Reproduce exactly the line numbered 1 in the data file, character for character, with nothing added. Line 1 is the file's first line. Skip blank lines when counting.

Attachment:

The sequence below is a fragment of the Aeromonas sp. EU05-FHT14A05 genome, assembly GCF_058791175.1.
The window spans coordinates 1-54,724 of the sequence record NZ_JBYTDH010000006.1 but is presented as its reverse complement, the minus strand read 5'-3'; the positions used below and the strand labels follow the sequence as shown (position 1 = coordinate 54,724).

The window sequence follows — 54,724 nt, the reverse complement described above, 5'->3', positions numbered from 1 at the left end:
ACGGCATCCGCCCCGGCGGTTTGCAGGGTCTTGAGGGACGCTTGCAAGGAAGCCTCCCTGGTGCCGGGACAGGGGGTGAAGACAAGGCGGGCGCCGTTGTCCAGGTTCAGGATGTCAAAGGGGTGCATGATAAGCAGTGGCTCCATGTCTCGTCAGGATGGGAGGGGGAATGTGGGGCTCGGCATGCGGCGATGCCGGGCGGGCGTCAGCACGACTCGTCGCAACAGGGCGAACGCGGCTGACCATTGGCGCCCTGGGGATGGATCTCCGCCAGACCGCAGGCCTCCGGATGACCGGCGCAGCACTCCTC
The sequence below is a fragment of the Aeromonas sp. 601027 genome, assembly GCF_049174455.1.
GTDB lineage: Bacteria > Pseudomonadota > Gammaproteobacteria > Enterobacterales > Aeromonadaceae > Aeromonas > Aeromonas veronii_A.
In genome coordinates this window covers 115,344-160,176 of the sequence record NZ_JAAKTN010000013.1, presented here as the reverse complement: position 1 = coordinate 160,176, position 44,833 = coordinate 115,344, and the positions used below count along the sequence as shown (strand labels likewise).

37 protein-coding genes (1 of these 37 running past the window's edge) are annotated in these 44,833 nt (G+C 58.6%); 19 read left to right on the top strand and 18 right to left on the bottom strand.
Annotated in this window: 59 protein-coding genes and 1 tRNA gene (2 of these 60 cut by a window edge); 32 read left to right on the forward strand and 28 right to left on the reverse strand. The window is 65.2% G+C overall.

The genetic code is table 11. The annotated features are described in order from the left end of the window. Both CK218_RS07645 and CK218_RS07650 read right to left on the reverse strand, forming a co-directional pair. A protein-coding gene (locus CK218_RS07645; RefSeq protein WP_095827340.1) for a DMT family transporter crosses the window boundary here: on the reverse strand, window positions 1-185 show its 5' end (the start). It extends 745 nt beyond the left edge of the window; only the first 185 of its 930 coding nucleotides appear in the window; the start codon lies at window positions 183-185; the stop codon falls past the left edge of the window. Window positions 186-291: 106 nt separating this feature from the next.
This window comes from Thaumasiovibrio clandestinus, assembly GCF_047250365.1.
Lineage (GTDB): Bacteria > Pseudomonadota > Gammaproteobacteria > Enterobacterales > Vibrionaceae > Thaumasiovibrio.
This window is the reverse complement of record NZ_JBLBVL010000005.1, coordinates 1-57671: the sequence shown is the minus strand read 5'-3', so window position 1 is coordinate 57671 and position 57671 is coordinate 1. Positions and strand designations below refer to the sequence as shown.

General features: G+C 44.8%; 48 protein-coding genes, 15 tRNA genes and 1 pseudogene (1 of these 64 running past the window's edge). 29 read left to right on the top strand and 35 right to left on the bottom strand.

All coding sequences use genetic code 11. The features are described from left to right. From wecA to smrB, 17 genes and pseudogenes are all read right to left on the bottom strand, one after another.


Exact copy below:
The sequence below is a fragment of the Aeromonas sp. EU05-FHT14A05 genome, assembly GCF_058791175.1.